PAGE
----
Sunday, July 17th 2016
Today is my father’s birthday. He would be 106, so I guess I cannot really mourn that he is not here. I can still miss his joie de vie and lively personality. But, I think he would appreciate where we are and what we are doing.
I have just had a lovely swim from our boat to the boat with whom we are sailing in company, the Alden schooner, ARAMINGO, with our friends, Wendy and Bob aboard. DOVKA (and ARAMINGO) are on Warren Island State Park moorings, off Isleboro in the middle of the Penobscot Bay, on the coast of Maine. There is good hiking ashore and this will be our third night. We were to leave this morning, but the rains came last night and lasted until 1400 this afternoon. So after our oatmeal and coffee, we curled up and read.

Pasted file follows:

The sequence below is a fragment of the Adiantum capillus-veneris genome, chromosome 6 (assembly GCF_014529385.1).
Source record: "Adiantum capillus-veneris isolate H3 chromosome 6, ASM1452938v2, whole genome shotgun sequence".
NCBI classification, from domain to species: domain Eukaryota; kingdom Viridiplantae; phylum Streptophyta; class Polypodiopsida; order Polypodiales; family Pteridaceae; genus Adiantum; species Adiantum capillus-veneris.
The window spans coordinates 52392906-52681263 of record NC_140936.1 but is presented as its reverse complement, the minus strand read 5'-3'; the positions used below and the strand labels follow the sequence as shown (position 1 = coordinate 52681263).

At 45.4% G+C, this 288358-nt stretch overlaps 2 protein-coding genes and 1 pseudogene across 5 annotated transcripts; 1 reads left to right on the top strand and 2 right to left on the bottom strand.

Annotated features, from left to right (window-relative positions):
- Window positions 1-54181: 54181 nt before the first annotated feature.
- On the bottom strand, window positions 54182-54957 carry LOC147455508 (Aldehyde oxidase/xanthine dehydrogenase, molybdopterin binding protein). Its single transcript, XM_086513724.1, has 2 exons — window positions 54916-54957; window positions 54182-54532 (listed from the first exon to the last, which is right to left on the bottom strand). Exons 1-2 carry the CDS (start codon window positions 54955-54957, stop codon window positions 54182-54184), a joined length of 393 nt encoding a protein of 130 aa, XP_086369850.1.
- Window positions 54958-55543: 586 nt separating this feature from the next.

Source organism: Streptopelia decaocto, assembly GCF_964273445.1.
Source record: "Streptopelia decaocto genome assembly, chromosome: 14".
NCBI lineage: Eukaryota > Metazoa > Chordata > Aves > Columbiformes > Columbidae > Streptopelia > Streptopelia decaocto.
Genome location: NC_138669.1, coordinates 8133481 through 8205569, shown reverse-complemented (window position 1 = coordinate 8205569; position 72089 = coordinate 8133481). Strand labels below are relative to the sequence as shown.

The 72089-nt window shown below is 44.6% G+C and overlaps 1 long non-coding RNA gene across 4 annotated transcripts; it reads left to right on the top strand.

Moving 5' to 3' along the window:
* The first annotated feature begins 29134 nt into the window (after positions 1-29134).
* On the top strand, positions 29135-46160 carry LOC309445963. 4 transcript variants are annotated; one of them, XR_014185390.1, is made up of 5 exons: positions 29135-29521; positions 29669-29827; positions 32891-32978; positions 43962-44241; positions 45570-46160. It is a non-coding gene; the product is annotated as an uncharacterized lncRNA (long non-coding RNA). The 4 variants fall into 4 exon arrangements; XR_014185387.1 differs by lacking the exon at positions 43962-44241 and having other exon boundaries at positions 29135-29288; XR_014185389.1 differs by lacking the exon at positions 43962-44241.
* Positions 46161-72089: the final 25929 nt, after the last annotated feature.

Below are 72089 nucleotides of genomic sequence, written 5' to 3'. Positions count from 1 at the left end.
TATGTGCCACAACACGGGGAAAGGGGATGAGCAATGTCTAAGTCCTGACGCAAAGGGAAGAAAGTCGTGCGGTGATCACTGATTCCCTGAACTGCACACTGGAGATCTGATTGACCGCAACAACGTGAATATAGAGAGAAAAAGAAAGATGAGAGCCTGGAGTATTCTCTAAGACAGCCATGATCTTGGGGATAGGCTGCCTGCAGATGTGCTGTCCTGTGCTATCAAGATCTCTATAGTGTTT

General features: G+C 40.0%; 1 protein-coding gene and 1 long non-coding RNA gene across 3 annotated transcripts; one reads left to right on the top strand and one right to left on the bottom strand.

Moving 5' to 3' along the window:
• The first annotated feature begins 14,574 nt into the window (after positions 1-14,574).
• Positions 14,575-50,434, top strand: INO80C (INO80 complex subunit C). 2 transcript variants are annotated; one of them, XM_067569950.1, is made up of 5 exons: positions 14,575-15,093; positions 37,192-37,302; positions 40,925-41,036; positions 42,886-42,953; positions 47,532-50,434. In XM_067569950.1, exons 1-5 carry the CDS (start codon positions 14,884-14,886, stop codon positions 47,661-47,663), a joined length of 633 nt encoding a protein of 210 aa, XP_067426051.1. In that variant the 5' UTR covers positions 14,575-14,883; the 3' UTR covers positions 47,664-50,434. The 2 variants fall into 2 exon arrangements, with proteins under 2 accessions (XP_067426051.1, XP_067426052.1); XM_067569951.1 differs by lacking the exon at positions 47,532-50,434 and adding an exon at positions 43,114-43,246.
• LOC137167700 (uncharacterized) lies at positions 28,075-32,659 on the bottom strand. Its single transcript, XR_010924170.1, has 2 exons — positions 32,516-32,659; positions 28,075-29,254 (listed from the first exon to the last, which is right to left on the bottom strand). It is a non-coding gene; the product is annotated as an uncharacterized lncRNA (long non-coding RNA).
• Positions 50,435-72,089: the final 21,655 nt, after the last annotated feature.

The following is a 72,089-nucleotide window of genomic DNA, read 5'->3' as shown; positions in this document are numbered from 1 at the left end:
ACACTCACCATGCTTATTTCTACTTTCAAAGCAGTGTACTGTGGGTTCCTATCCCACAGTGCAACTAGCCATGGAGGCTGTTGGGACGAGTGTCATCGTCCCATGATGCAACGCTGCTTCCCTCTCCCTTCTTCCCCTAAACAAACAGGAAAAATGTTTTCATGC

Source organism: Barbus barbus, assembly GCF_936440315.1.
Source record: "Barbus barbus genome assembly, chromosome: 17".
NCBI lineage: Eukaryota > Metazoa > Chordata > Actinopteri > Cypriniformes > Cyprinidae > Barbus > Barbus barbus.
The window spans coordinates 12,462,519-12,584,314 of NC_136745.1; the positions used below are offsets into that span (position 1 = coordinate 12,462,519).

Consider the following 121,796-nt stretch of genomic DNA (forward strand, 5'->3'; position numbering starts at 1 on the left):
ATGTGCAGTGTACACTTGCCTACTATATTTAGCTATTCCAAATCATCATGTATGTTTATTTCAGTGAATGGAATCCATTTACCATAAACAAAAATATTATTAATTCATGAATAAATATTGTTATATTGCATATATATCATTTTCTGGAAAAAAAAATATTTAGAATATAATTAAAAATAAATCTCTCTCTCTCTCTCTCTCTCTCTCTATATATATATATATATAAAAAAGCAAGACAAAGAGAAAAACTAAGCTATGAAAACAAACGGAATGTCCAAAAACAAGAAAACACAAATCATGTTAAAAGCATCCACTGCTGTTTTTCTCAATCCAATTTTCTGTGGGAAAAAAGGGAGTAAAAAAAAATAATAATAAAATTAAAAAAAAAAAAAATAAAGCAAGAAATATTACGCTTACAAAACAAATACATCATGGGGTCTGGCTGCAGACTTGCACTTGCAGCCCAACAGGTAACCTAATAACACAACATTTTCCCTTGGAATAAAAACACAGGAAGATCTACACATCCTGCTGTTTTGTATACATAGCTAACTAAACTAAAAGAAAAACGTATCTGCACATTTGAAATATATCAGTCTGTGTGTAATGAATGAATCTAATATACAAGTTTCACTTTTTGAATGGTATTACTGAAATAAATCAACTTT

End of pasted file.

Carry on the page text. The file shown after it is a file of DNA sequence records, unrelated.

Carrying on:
This afternoon is sunny and delicious. Spruce topped granite islands surround us and the sun sparkles like diamonds off the catspaw ripples on top of the dark water. We have been aboard for 3 weeks and 3 days. But until we left Camden Harbor this past Friday, we have been on a tight schedule.
Now we will go where the wind, weather and our whims take us…until our next set of commitments in two weeks.
We made the always startling transition from land life down to the boat at her dock in Annapolis Thursday, June 23rd; Early Friday morning we took our lines and fenders off the dock and motor sailed up the Chesapeake Bay, anchoring in the Chesapeake City basin off the beginning of the C&D canal.
We had a friend of Sid’s from the Alexandria Seaport Foundation with us, Rob and he was a delightful addition. A third person makes the sleep allotments on night watches, much longer! We really did not depart on a Friday (it is bad luck to start a voyage on a Friday). Our voyage began once we left the Chesapeake Bay on Saturday and with especially unusually delightful weather and wind down the usually dismal Delaware Bay.